Encrypt everything: Snowden at SXSW

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Encrypt everything: Snowden at SXSW
Edward Snowden speaking to the SXSW audience.

Surveillance has radicalised crypto geeks.

Whistleblower Edward Snowden has called for full end-to-end encryption of Internet services in an effort to thwart the mass surveillance of users.

He made the plea during a panel discussion at the South by Southwest (SXSW) conference conducted via a live video chat.

Snowden also accused the current NSA boss Keith Alexander and his predecessor Michael Hayden of making the US more vulnerable to cyber attacks rather than protecting it.

He said that the US Constitution had been "violated on a massive scale" by the spy agencies.

"America has more to lose than anyone else," Snowden said, referring to the NSA asking tech companies to weaken their products and services so as to make it possible to exploit them for surveillance purposes.

Encrypting every bit of the communication chain automatically is the secret to keeping the web safe from the prying eyes of spies and cyber crooks. The measure would not damage national security, but rather improve it, Snowden believes.

This would mean fully encrypting hard disks as well as networks, using anti-tracking software and hiding your Internet Protocol address with tools such as The Onion Router (TOR) as well as Pretty Good Privacy (PGP) for email, Snowden said.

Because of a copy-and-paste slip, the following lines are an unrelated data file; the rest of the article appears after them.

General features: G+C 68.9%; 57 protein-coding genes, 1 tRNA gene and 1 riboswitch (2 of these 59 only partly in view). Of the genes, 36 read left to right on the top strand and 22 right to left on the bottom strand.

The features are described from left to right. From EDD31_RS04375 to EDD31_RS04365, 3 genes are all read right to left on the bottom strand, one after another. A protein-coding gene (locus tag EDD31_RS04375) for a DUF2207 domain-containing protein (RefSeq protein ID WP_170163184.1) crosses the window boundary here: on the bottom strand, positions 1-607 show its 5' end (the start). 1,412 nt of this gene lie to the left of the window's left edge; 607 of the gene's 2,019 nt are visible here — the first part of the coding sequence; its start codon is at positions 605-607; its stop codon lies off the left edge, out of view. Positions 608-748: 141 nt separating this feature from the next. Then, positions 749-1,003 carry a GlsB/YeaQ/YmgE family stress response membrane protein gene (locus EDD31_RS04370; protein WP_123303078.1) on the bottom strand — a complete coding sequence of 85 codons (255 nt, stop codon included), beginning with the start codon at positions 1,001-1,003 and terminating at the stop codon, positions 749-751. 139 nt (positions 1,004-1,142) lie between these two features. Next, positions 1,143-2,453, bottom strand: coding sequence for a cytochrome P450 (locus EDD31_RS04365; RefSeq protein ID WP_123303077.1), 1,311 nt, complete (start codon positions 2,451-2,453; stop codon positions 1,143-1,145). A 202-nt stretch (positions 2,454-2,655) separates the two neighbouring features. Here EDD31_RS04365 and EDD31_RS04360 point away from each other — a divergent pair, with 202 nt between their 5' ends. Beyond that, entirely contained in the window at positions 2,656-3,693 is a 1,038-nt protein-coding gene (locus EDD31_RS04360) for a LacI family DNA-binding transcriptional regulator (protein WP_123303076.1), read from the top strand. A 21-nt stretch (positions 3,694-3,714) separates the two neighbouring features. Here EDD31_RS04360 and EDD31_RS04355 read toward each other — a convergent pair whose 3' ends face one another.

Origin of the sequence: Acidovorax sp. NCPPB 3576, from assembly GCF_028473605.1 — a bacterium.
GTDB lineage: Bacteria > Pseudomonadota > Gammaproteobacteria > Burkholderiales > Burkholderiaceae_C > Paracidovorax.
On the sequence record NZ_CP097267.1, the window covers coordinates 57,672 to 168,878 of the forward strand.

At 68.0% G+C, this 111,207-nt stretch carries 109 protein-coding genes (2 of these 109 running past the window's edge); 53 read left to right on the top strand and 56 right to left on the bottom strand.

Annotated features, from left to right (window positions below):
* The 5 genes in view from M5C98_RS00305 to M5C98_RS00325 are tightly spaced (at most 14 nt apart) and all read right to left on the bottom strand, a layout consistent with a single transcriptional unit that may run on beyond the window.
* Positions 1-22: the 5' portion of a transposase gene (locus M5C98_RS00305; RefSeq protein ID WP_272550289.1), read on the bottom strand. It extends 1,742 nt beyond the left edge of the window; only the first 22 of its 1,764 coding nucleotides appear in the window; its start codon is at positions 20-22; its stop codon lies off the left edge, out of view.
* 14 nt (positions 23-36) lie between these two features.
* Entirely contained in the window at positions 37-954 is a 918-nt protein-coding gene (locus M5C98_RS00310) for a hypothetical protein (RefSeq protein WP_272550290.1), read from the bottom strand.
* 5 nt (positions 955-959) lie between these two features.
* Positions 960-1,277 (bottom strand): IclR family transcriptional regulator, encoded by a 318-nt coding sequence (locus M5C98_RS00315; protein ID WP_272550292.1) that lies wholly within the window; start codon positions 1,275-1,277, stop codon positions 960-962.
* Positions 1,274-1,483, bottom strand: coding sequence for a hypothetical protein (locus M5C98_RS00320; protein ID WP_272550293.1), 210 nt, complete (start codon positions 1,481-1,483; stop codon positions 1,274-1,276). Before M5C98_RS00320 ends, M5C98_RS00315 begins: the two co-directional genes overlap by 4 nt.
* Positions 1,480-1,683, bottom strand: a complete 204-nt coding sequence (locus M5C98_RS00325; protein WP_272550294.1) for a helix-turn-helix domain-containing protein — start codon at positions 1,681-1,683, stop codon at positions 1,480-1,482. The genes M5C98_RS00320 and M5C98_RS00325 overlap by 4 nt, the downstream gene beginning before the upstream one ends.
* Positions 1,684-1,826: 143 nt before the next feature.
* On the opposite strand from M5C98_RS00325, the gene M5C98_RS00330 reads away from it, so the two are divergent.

"The US government still has no idea what documents I have given to journalists - because encryption works," he said.

However, such tools are not easy for ordinary people to use, and may not help in every case.

"If the NSA really wants to get you, they will get you anyway," Snowden conceded.

During the discussion, the former NSA contractor laid into web giants such as Google, Yahoo and Facebook for only encrypting services after they had been found vulnerable to interception.

Fellow panellist and American Civil Liberties Union (ACLU) technologist Chris Soghoian expounded on this, saying many tools such as Google's Chrome web browser and Android mobile operating system are made by advertising companies.

As such, the companies are reluctant to introduce full encryption of user data becase it makes it harder for them to machine read it and display contextual advertising, he opined.

Snowden said that another consequence of the revelations was that cryptography geeks working for the large web companies were "pissed off" and had become "radicalised" by the privacy violations of the spy agencies.

This was partly confirmed in an earlier talk at SXSW by Google chairman Eric Schmidt, who claimed that data held by the company is now safe from the NSA in the United States.

Snowden spoke to the SXSW delegates from an unknown location, possibly in Russia, via the Internet using Google Hangout. 

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